While strolling through a Macy’s the summer before the 2016 election, Maddie Redder was instantly infatuated with a white, long-sleeved lacy shirt. It was beautiful. It was classy. It was also by Ivanka Trump.
Initially, the brand didn’t bother Redder, a 67-year-old real estate agent who emigrated from Colombia to Florida. But after the release of a 2005 Access Hollywood tape showed Ivanka’s father, then-presidential candidate Donald Trump, making lewd comments about women, the styles and patterns lost their appeal. Soon she was stuffing $500-worth of clothing, shoes, and bags from Ivanka’s line into garbage bags to be dropped off at Goodwill.
“After the tape came out, I was so disgusted [by the brand],” Redder.
Consumers are ditching their Ivanka Trump wares these days, and i t’s not just Redder. Startup fashion resale website Thredup found that in 2016, users listed 223% more Ivanka Trump-branded items compared to the same period a year earlier. That trend has continued into 2017, with users listing 111% more items in the first five months of the year. And that increase isn’t due to Thredup’s growth as a startup: In that same five-month period, the total number of listings across the site grew just 20%.
The uptick comes as retailers like Nordstrom, Belk, and Neiman Marcus have dumped the brand entirely over weak sales following Trump’s election. Some shoppers threatened to boycott stores if they continued to carry Ivanka’s line.
While donation centers like Goodwill don’t track specific brands the way Thredup or even traditional brick-and-mortar retailers do, the givebacks have been enough for some workers to take notice. One Goodwill employee in San Francisco told Fortune that he has seen consumers bring in more Ivanka Trump clothingsince the election — many of which still had their tags attached. At one point, he said the store had at least one piece of Ivanka Trump clothing in each rack. A spokesperson at Goodwill’s headquarters said the organization hasn’t seen clear evidence of a surge nationwide.
But Housing Works, a non-profit based in New York, said it’s seen a similar trend in donations since Trump’s win. And a Buffalo Exchange in the Chelsea neighborhood of New York City has had a harder time turning over its stock of Ivanka Trump clothing, store manager Justin Goellner said. Unlike Goodwill or the Salvation Army, Buffalo Exchange buys second hand clothing from consumers and donates the rest.
Ivanka Trump’s brand declined to comment for this story.
Meanwhile, on social media, users have shared their plans to get rid of — and, in at least one case, burn — Ivanka Trump shoes and clothing.
This defense, Redder said, made wearing Ivanka Trump’s clothing akin to wearing a Trump campaign “Make America Great Again” hat.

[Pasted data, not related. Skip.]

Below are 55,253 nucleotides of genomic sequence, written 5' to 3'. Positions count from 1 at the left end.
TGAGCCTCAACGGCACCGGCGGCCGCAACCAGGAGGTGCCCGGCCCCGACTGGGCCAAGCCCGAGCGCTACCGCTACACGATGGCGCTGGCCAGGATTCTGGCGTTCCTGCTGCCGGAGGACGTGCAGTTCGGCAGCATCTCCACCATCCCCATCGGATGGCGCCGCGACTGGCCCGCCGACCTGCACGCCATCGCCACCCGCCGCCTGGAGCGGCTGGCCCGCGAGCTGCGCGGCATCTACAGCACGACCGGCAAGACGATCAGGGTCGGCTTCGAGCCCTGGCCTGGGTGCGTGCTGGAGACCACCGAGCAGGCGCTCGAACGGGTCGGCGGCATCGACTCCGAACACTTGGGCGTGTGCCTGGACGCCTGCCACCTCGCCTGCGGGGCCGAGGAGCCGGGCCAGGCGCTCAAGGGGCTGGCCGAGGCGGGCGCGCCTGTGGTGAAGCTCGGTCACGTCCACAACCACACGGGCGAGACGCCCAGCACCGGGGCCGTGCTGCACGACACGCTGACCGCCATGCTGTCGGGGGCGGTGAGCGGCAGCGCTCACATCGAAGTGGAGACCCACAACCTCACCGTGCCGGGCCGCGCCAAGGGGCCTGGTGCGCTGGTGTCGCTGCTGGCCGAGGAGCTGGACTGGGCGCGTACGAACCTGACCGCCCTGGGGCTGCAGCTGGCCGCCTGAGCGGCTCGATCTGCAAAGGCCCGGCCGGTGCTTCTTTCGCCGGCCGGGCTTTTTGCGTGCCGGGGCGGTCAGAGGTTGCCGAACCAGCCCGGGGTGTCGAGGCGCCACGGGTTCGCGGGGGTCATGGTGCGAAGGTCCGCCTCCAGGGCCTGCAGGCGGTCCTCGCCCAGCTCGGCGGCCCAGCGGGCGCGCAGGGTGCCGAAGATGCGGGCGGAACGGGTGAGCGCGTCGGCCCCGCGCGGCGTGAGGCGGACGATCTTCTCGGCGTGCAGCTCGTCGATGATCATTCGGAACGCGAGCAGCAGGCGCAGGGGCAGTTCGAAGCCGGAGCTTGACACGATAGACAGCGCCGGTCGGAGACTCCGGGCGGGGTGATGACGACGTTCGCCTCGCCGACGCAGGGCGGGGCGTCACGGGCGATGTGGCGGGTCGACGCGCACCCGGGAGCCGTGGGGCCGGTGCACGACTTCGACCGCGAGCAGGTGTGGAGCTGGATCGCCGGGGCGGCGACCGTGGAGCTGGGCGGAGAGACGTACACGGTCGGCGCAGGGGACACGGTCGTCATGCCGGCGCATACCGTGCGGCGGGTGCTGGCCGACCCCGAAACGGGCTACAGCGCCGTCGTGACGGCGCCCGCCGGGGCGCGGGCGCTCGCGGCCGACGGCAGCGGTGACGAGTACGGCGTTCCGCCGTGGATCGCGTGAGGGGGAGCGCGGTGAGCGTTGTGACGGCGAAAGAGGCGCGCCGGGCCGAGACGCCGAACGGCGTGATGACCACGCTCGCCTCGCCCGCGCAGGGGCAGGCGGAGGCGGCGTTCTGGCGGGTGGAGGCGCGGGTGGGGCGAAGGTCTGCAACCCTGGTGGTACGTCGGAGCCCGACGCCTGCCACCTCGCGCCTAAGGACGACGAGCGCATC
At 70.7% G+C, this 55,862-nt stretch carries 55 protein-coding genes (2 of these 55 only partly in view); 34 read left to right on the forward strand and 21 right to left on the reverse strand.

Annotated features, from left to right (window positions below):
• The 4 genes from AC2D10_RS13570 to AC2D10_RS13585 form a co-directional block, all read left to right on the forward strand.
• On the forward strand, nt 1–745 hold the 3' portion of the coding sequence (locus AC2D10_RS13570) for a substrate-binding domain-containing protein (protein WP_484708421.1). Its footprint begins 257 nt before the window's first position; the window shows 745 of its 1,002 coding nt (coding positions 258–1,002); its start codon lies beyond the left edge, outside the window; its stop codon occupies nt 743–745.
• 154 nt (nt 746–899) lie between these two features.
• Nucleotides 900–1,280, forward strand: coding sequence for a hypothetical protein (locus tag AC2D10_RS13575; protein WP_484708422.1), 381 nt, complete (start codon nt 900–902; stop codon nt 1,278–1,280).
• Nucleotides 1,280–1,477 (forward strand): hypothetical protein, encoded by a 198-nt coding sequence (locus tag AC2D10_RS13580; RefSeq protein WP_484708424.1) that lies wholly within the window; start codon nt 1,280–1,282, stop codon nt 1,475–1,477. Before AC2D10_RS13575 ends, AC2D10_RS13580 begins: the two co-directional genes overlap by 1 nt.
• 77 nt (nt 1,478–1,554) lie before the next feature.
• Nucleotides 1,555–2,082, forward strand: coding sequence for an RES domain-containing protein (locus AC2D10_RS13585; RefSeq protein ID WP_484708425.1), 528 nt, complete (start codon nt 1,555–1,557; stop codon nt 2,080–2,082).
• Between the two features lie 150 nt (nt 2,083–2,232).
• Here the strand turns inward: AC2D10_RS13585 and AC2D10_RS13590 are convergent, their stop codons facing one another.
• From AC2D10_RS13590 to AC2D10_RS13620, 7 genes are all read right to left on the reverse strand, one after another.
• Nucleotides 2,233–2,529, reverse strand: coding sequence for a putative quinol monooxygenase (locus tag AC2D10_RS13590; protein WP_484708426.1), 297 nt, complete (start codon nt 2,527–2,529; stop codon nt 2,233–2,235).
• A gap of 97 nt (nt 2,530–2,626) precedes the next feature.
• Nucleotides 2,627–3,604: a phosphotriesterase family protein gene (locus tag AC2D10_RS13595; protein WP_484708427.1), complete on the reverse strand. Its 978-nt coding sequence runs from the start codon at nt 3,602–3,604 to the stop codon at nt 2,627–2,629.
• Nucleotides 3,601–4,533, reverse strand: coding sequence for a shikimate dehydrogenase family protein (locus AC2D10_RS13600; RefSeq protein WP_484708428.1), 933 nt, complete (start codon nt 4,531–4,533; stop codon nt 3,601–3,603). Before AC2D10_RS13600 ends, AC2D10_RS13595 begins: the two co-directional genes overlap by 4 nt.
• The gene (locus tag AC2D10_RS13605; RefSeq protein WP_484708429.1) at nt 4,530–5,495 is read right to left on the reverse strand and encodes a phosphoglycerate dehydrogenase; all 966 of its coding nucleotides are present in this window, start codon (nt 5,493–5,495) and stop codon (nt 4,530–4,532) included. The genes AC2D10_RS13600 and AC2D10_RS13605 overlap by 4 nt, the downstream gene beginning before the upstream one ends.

Another Goodwill donor, 52-year-old Shelby Jasmer, thought it was inappropriate for the First Family to make money off branded items while in office. (Ivanka Trump and her husband Jared Kushner both have formal roles in Trump’s White House.) And not wanting to “be a walking advertisement,” Jasmer, who works at a local school district in Phoenix, took $100-worth of Ivanka clothing to a nearby Goodwill.
While Ivanka Trump has stepped away from managing her brand, she has not divested her ownership of the company and still profits from its business. Since 2016, she has earned $6 million from sales of her fashion line, according to her federal disclosure documents.
As much as some consumers are trying to rid themselves of the fashion label, others who support Trump are snatching items on store racks and shelves, according to the Washington Post. Robert Passikoff, the founder and president of brand and research consultancy Brand Keys, said perception of the Ivanka Trump brand in the U.S. tends to correlate with the President’s approval rating. As Trump’s approval rating fell from 43% in February to 36% in late July, according to Gallup polling, a Brand Keys survey of some 1,000 affluent U.S. consumers found consumers who were likely to consider buying Ivanka Trump clothing fell from 68% to 60% in the same period.
“You can’t leave your name on the company, and still expect consumers to understand the nuance,” Passikoff said.
Yet while Ivanka Trump’s connection to her brand has become something of a liability in the U.S., her image has become key to brand’s explosion of popularity in China. In the world’s second largest economy, where there is a fast-growing middle class, the First Daughter’s poise and wealth has made her a “goddess-like icon,” with imports of the brand into China rising 166% in 2016, according to the Associated Press. Based on the company’s own estimates, that helped push overall revenue up 21% in 2016.
Back in the U.S., the average Trump critic can do very little to immediately change Trump’s agenda or remove him from office, said Jon Krosnick, a professor of political science at Stanford University. So dumping the First Daughter’s clothing is one thing they feel they can do.
“Disliking Ivanka Trump or avoiding anything that seems like an endorsement for her is a way to express and release that unhappiness and helplessness,” Krosnick added. “They have really no recourse. There is really nothing they can do to quickly relieve that feeling.”